The first half of the 19th century witnessed an enormous nationwide boom in both population and geographical expansion.

Railroads were chugging along newly laid rails up and down the east coast. Competing canals with their packet boats flowed alongside most major rivers and industry was leap frogging ahead of every nation in the world. By the end of the Civil War, with the increased demand for building materials and finished products to reconstruct the devastated South, the industrial revolution was in full swing. Much of the lumber to feed that demand came from an area in north central Pennsylvania, specifically around the city of Williamsport, Pa.

Today we know Williamsport as the birthplace and home of Little League Baseball. A century and a half ago, however, the mountains and valleys around Williamsport supplied tens of millions of logs for processing into lumber for much of the mid-Atlantic. Statistics in the book, Williamsport: Frontier Village to Regional Center, composed and edited by Robert Larson, Richard Morris, and John Piper, bear this out. According to the book, in Williamsport alone, between 1862 and 1891 over 31 million “logs were processed by the Williamsport mills into 5 and one half billion board feed of lumber.” Still, there was more lumber than the local mills could process. As a result, many more millions of logs were corralled into what were called “booms” in the West Branch of the Susquehanna River which then, as now, provides the city’s southern border. The book states that “at that point (1865), it (the boom) could hold 300 million feet of lumber at one time.” All that lumber was destined, not for the Williamsport saw mills, but points south. Which brings us to the Cecil County connection.

All of that corralled lumber was moved in great raft like structures east and south of Williamsport down the Susquehanna River. It passed villages and cities that lined the river in Pennsylvania until it crossed the Mason-Dixon line and ended up along the shores of Cecil County’s own Port Deposit.

An article in the Cecil Democrat from March 22, 1851, titled “Lumber at Port Deposit” noted that “about fifty rafts of lumber had descended the Susquehanna to Port Deposit up to Wednesday last and many others were on their way. We learn from gentlemen of the town that an active spring trade is anticipated.”

According to Milt Diggins’ book Images of America: Cecil County, Port Deposit was strategically located to move goods from “out of the Susquehanna Valley and initially on to Baltimore.” But Philadelphia businessmen wanted a piece of the lumber action too, so they “supported building the Chesapeake and Delaware Canal” which created economic expansion in Port Deposit. Again, according to Diggins, “by the mid 19th century, Port Deposit was second only to Baltimore as Maryland’s most active port.”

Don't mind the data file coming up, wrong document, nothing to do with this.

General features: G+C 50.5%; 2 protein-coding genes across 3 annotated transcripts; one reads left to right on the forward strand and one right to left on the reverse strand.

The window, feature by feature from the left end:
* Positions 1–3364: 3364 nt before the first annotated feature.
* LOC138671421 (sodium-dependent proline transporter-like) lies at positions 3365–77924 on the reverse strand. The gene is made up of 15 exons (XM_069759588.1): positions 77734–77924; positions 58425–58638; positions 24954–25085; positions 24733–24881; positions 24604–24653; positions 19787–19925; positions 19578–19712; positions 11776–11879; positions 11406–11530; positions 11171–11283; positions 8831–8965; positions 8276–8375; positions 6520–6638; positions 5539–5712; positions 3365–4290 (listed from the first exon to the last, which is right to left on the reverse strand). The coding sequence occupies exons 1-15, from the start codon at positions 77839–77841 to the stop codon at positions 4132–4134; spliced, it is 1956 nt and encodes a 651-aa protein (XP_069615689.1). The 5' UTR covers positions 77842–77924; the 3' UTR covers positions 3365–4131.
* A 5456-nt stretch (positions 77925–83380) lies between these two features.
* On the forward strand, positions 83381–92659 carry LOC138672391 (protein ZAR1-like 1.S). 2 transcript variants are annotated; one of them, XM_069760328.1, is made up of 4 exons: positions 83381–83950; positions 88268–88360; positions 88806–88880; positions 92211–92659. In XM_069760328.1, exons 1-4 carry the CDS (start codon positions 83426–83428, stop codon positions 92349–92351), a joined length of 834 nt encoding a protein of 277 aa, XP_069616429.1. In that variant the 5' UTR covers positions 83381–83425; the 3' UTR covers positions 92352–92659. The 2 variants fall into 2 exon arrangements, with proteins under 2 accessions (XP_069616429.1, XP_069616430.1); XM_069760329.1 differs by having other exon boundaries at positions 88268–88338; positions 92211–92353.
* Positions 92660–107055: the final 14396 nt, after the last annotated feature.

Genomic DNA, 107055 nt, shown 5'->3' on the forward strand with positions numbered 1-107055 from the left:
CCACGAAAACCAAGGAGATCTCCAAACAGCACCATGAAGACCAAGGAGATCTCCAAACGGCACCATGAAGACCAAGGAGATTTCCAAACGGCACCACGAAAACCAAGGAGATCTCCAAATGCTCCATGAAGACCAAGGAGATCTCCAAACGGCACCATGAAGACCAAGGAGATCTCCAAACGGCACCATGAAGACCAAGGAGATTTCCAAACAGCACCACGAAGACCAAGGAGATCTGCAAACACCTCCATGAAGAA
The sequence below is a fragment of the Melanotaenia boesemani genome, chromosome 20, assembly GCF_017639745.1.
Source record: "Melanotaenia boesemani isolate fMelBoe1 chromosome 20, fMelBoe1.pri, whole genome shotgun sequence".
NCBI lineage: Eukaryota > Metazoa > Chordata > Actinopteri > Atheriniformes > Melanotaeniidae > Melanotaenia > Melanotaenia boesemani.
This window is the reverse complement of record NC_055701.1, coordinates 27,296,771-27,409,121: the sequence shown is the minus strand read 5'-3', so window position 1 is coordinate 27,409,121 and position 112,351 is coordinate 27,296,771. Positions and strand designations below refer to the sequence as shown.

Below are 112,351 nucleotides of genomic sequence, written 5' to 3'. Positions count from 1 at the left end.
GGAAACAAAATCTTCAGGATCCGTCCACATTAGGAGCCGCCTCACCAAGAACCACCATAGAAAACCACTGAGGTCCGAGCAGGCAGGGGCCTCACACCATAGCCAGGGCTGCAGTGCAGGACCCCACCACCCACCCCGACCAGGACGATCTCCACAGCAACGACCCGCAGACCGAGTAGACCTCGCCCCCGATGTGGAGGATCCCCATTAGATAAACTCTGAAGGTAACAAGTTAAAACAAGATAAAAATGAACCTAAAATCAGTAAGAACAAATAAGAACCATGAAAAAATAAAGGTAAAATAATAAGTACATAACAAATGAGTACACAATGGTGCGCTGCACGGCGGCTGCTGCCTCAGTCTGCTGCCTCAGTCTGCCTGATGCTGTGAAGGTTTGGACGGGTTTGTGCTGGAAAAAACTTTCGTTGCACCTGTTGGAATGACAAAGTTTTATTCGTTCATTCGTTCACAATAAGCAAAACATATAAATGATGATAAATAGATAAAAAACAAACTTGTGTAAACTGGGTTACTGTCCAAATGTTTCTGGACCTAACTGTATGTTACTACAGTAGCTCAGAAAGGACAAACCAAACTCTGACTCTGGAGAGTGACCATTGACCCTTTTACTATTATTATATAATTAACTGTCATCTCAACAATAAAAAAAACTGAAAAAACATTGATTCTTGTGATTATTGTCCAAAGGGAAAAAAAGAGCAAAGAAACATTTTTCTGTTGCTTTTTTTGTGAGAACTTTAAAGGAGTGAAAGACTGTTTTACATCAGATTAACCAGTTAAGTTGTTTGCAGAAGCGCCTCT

Alice Miller’s book, Cecil County, Maryland: A Study in Local History published by the Port Deposit Heritage Corporation, sheds some light on the numbers resulting from the lumber industry at Port Deposit before the Civil War. Miller writes that “fifteen hundred arks arrived in Port Deposit in 1826. Between February 28 and June 23, 1827, 1631 rafts and 1370 arks passed Harrisburg. It is supposed,” Miller continues, “that the rafts contained on average of 25,000 feet of lumber, which would amount to 40,775,000 feet.” But wait … there’s more. By the 1840s, Miller writes that rafts carried a quarter billion feet of lumber into Port Deposit.

Miller was able to speak with some residents who remembered the post-Civil War lumber boom and they “say that over fifty vessels often anchored in the river waiting for a chance to load at the wharves. Rafts reached from Port Deposit to below Mt. Ararat. Some of the ring-bolts,” the older residents said, “to which these were tied are still visible along the shore.”

By this time, schooners were sailing up the Susquehanna, loading lumber and other goods for trips to Washington, Baltimore, and Georgetown. Miller quotes from a lumber inspector report which said that schooners were transporting over 100,000 feet of white pine per trip.

Even today, as anyone who has seen the lower Susquehanna River knows, maneuvering rafts or schooners could not have been an easy task in the late 19th century. Then as now, the Susquehanna was full of dangerous “rocks and projections.” According to Miller, river pilots named the rocks “Spinning Wheel,” “Sour Beers Eddy,” “Blue Rock,” “Turkey Hill,” “Horse Brother,” “Hangman’s Rock,” “Ram’s Horn,” “Slow and Easy,” and “Hollow Rock Sisters.”

Finally, at the end of the rafting season, Miller writes that parties were thrown to celebrate a successful year “and distinguished guests, including Governors of States, would float down the river amid beautiful scenery.”

Rafting lumber and other goods down the Susquehanna from such exotic places as Williamsport, came to a screeching halt, as Miller notes, in 1910 when “the dam at McCall’s Ferry (now Holtwood),” was completed. However, that wasn’t the only reason the trade ended. The greedy lumber barons up north had clear cut the mountains of north central Pennsylvania and there was no more lumber, at least not until new trees were planted and the old growth forests were replaced. But by then it was too late, and the nation had found other sources of lumber and new building materials to replace the wood that came from the Williamsport area.

And so another chapter closed in the continuing saga of economic boom and bust in Cecil County and the Susquehanna Valley.

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